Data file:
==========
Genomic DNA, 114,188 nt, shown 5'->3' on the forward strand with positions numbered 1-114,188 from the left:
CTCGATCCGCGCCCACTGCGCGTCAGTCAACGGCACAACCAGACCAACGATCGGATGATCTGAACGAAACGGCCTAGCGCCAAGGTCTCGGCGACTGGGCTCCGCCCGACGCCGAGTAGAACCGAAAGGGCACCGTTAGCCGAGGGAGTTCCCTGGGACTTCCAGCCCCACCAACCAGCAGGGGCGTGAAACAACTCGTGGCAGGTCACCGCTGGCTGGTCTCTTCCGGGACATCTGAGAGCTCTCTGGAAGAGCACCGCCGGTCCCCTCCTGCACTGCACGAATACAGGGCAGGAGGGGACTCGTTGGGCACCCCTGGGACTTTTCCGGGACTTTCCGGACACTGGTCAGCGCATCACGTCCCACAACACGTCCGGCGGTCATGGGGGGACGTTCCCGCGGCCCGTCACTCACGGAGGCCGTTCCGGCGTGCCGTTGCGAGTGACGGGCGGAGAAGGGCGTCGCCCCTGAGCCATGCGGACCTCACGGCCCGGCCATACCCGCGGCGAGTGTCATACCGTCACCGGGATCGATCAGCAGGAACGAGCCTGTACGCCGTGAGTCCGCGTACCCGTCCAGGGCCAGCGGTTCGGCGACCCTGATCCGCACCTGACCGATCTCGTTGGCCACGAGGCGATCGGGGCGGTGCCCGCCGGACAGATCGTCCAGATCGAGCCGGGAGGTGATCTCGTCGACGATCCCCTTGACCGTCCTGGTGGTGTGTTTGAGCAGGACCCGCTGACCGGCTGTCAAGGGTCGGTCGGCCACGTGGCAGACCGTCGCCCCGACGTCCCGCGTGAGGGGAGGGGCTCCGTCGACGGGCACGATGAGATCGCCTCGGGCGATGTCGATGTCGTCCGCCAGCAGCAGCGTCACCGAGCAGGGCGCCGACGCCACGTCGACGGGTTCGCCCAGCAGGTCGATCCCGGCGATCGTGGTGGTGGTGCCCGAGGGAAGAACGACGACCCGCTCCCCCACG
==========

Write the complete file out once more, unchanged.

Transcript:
Genomic DNA, 114,188 nt, shown 5'->3' on the forward strand with positions numbered 1-114,188 from the left:
CTCGATCCGCGCCCACTGCGCGTCAGTCAACGGCACAACCAGACCAACGATCGGATGATCTGAACGAAACGGCCTAGCGCCAAGGTCTCGGCGACTGGGCTCCGCCCGACGCCGAGTAGAACCGAAAGGGCACCGTTAGCCGAGGGAGTTCCCTGGGACTTCCAGCCCCACCAACCAGCAGGGGCGTGAAACAACTCGTGGCAGGTCACCGCTGGCTGGTCTCTTCCGGGACATCTGAGAGCTCTCTGGAAGAGCACCGCCGGTCCCCTCCTGCACTGCACGAATACAGGGCAGGAGGGGACTCGTTGGGCACCCCTGGGACTTTTCCGGGACTTTCCGGACACTGGTCAGCGCATCACGTCCCACAACACGTCCGGCGGTCATGGGGGGACGTTCCCGCGGCCCGTCACTCACGGAGGCCGTTCCGGCGTGCCGTTGCGAGTGACGGGCGGAGAAGGGCGTCGCCCCTGAGCCATGCGGACCTCACGGCCCGGCCATACCCGCGGCGAGTGTCATACCGTCACCGGGATCGATCAGCAGGAACGAGCCTGTACGCCGTGAGTCCGCGTACCCGTCCAGGGCCAGCGGTTCGGCGACCCTGATCCGCACCTGACCGATCTCGTTGGCCACGAGGCGATCGGGGCGGTGCCCGCCGGACAGATCGTCCAGATCGAGCCGGGAGGTGATCTCGTCGACGATCCCCTTGACCGTCCTGGTGGTGTGTTTGAGCAGGACCCGCTGACCGGCTGTCAAGGGTCGGTCGGCCACGTGGCAGACCGTCGCCCCGACGTCCCGCGTGAGGGGAGGGGCTCCGTCGACGGGCACGATGAGATCGCCTCGGGCGATGTCGATGTCGTCCGCCAGCAGCAGCGTCACCGAGCAGGGCGCCGACGCCACGTCGACGGGTTCGCCCAGCAGGTCGATCCCGGCGATCGTGGTGGTGGTGCCCGAGGGAAGAACGACGACCCGCTCCCCCACG